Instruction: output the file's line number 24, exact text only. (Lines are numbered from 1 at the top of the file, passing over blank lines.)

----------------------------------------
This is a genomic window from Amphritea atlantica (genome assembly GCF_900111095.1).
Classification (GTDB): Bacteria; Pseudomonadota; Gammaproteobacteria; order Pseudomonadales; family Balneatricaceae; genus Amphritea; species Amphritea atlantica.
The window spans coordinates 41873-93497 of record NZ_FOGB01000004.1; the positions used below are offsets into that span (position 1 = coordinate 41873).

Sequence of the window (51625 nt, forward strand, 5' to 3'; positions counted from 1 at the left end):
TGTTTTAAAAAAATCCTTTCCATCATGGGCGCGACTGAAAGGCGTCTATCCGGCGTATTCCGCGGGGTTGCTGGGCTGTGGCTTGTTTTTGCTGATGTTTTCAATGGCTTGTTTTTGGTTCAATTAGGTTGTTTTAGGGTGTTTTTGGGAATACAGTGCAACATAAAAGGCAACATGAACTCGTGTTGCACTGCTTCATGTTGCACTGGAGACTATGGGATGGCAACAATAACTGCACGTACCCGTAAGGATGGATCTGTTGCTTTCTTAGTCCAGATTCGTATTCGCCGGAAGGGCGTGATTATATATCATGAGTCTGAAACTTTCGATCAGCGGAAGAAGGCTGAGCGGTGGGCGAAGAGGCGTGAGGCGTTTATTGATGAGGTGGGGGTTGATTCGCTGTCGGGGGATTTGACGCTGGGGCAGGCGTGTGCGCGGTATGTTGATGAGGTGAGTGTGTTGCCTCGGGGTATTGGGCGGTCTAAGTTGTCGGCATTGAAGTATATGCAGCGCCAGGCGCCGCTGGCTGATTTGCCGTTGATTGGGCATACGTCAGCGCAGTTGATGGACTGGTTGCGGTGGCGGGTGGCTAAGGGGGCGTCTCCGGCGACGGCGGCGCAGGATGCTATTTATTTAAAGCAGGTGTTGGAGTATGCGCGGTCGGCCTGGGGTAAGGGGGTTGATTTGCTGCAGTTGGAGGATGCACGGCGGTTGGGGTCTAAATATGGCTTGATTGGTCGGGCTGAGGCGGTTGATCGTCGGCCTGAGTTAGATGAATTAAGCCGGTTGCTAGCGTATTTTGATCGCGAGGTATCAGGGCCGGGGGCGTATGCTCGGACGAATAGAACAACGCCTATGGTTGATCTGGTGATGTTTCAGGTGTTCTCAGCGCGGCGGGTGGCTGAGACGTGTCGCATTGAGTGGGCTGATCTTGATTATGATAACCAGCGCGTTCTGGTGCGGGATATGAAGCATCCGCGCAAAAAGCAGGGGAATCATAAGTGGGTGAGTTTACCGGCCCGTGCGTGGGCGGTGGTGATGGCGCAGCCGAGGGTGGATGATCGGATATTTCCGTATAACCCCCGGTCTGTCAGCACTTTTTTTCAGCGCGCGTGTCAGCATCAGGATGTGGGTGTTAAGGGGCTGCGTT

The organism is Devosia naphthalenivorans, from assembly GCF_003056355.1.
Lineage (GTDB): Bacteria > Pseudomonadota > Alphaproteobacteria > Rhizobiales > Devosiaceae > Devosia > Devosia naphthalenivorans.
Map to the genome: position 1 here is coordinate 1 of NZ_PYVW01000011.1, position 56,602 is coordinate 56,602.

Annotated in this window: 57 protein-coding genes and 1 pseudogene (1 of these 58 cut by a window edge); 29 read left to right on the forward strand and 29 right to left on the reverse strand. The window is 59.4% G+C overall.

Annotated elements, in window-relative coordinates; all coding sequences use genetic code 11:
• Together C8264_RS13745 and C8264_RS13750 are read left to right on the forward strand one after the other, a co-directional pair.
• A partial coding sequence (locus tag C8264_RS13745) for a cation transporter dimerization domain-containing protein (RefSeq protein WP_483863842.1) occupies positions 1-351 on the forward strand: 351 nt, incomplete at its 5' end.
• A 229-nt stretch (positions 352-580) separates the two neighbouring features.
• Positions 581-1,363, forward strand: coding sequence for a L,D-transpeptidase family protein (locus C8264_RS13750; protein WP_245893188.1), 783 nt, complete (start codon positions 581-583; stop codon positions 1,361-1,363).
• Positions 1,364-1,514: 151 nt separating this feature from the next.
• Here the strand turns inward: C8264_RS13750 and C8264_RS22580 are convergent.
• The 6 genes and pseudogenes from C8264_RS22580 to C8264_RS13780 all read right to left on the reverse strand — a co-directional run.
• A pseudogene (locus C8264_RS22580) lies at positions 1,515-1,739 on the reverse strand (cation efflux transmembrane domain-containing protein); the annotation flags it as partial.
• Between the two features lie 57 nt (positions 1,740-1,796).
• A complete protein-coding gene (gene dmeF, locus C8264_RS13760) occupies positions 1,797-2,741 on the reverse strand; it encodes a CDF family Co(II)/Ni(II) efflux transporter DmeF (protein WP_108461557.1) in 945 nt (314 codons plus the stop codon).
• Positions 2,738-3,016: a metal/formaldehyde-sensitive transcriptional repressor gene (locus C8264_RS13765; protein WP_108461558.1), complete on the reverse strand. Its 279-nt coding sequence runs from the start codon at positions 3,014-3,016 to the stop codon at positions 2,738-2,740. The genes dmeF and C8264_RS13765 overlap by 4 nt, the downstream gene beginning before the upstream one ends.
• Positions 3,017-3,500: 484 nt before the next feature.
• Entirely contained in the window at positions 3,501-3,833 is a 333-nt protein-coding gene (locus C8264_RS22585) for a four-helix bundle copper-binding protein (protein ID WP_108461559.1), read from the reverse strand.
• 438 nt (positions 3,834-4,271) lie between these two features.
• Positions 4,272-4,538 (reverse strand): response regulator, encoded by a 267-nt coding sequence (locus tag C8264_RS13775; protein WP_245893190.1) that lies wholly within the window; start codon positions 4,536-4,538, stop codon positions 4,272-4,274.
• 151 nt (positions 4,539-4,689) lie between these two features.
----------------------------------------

• 438 nt (positions 3,834-4,271) lie between these two features.